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Nepal assures South Asian doctors TPNW will be ratified soon

April 4, 2019

Doctors from IPPNW’s South Asian affiliates met with government leaders in Kathmandu on March 31. From left, Akmal Sultan, Talat Sultan, Surinder Singh Soodan, Tipu Sultan, Kamrul Hasan Khan, Arun Mitra, Foreign Minister Pradeep Gyawali, Sharad Onta, Bansidhar Mishra, Satyajit Kumar Singh, Mahesh Maskey, Ganesh Gurung, Arun Dixit.

IPPNW’s South Asia affiliates have urged government officials in Kathmandu, Nepal, to take additional steps towards nuclear disarmament, reduction of small arms, and resolution of issues through dialogue. The IPPNW delegation met on March 31 with Foreign Minister Shri Pradeep Gyawali, Speaker of Parliament Shri Krishna Bahadur Mahara, and Advisor to the Prime Minister Shri Rajan Bhattarai.

The delegation discussed with them the seriousness of the ongoing conflicts in the world in general and South Asia in particular. The most recent conflict between India and Pakistan, the doctors said, could have taken a very serious turn if the situation had not been defused on time by releasing the Indian pilot. Both countries not only possess huge arsenals, but are also nuclear-weapon states. Escalation of the conflict could have led to the use of nuclear weapons. The delegation apprised the minsters about the scientific evidence that in the event of a nuclear exchange between India and Pakistan, more than two billion people globally would be at risk of famine from nuclear-war induced climate disruption.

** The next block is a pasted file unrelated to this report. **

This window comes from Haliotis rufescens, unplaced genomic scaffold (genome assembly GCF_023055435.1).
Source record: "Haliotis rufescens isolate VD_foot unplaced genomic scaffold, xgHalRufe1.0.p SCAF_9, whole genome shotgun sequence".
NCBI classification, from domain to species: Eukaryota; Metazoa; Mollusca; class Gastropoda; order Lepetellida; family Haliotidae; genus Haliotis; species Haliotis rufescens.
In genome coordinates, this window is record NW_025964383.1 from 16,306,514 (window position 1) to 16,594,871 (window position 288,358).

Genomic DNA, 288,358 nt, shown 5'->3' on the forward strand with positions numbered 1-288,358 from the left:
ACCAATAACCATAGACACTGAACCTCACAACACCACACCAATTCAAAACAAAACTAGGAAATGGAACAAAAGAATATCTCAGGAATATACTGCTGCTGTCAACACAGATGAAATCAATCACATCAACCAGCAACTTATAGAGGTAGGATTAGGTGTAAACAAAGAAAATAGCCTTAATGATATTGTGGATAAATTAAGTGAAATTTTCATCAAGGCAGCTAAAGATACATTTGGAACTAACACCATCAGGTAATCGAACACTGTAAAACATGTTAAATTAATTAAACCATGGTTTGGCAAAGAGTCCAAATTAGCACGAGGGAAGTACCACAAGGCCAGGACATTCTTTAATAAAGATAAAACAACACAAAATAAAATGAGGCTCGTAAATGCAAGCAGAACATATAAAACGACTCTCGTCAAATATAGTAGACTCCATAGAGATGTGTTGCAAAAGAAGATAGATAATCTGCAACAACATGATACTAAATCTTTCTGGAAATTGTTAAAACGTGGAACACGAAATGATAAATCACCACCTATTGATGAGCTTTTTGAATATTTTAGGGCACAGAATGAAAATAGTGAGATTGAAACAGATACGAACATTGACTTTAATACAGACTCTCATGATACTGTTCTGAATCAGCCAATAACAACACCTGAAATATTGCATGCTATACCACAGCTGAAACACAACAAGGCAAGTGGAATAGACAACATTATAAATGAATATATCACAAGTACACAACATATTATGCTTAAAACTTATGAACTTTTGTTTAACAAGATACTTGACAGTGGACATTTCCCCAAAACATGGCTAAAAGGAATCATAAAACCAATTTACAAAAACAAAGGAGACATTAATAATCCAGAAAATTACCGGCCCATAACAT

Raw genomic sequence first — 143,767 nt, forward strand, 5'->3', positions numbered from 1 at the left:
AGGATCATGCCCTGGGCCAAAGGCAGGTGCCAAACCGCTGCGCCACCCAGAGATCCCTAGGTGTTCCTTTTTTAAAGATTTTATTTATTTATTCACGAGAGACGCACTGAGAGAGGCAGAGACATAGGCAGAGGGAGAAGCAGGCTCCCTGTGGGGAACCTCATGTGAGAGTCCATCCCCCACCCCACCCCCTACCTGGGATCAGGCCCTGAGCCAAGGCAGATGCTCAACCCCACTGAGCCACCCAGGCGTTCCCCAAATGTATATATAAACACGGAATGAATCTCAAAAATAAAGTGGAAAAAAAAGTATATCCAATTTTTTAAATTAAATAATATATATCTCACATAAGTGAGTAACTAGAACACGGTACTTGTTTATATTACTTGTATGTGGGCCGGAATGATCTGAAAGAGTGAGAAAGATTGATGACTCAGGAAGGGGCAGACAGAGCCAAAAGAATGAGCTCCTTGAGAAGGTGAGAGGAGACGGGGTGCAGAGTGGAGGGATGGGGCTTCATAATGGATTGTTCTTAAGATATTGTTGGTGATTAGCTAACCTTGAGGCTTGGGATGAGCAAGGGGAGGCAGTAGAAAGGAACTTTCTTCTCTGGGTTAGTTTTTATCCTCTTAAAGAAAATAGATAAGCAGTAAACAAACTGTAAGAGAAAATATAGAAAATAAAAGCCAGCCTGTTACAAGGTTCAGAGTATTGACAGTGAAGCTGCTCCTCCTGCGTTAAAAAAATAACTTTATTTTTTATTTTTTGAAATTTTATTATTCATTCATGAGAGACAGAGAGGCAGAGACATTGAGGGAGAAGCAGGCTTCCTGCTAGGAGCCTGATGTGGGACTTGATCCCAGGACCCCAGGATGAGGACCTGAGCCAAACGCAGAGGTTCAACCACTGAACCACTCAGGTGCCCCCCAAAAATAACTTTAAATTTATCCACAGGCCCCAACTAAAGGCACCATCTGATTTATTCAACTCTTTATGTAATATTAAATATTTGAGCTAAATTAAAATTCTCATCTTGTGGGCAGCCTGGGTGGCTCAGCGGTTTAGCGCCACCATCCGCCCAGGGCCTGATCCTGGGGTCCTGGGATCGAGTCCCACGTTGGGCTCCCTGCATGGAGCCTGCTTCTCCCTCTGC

Nepal signed the UN Treaty on the Prohibition of Nuclear Weapons (TPNW), which has declared the possession, development, testing, use, and threatened use of nuclear weapons illegal, on September 20, 2017. The ban treaty awaits ratification by parliament. IPPNW co-president Arun Mitra said “we pointed out the opportunity created by the treaty, and the ministers assured the group that action to ratify will be taken soon.

“We also called on Nepal to use its unique position in the South Asia region to foster understanding among countries, including China, since India bases its rationale for possessing nuclear weapon mainly on deterrence against China,” Dr. Mitra added. Nepal, the delegation pointed out, can effectively use diplomacy to promote peace and make the region safer. “In collaboration with Bangladesh and Sri Lanka, Nepal can help impress upon India, Pakistan, and China that they have an obligation to make Asia and the world nuclear-weapons free, and that joining the TPNW would be an important step toward that goal.”

The South Asian affiliates decided to continue such dialogues in Bangladesh and Sri Lanka.

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